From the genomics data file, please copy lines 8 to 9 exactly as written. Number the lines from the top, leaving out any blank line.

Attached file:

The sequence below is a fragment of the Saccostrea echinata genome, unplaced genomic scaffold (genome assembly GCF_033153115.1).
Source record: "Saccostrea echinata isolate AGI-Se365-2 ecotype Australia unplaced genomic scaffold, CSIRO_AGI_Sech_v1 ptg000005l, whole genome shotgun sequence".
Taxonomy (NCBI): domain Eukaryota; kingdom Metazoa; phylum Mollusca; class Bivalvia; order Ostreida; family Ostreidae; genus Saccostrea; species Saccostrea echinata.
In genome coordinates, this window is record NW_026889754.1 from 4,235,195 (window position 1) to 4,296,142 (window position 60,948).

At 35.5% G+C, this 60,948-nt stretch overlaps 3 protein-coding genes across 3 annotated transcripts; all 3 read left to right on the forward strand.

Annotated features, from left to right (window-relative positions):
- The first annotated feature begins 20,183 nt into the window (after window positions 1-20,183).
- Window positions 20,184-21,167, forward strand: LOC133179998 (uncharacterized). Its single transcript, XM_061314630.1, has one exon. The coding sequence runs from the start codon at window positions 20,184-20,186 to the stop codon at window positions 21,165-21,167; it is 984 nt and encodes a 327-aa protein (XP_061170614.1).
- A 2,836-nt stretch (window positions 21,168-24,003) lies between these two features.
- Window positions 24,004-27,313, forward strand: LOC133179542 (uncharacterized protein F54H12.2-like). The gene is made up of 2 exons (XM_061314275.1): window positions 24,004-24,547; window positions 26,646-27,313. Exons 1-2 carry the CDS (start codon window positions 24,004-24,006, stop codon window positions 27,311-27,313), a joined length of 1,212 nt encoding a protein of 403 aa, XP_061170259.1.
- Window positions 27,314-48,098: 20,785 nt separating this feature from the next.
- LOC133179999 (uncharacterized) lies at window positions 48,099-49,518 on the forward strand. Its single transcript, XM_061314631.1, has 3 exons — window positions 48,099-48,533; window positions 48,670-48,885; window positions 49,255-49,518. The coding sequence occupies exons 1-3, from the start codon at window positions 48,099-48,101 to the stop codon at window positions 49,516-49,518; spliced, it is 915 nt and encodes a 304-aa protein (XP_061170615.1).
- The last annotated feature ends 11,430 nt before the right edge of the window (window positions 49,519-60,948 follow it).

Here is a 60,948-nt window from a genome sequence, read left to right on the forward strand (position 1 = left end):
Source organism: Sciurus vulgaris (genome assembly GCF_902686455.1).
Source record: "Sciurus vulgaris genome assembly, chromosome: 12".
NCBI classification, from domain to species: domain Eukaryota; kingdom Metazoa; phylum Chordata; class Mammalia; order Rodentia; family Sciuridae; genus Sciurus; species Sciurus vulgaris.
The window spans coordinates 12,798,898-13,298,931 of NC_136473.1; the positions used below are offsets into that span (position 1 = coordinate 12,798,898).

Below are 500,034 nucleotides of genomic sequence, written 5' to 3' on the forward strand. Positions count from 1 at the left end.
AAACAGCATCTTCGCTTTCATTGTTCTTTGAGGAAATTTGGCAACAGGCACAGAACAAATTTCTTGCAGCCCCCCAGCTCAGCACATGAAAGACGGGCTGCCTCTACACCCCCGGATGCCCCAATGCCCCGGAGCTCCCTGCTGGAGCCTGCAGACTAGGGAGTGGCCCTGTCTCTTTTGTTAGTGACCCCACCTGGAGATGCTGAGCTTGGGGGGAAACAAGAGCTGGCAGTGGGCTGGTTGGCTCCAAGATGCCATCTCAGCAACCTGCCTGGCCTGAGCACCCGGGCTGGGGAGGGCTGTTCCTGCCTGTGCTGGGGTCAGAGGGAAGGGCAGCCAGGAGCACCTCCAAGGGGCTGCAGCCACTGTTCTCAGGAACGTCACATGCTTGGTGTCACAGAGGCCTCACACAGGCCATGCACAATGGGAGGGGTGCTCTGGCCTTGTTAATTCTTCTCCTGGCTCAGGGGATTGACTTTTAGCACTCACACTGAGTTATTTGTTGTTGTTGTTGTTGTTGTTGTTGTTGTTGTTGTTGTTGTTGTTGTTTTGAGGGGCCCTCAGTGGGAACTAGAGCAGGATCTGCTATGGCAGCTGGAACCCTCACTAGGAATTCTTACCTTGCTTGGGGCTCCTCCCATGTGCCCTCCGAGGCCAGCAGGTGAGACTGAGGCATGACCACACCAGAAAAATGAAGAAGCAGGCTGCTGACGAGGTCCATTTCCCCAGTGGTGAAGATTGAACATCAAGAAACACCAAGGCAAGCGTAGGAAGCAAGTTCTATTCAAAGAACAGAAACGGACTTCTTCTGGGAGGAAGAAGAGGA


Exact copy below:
- Window positions 20,184-21,167, forward strand: LOC133179998 (uncharacterized). Its single transcript, XM_061314630.1, has one exon. The coding sequence runs from the start codon at window positions 20,184-20,186 to the stop codon at window positions 21,165-21,167; it is 984 nt and encodes a 327-aa protein (XP_061170614.1).
- A 2,836-nt stretch (window positions 21,168-24,003) lies between these two features.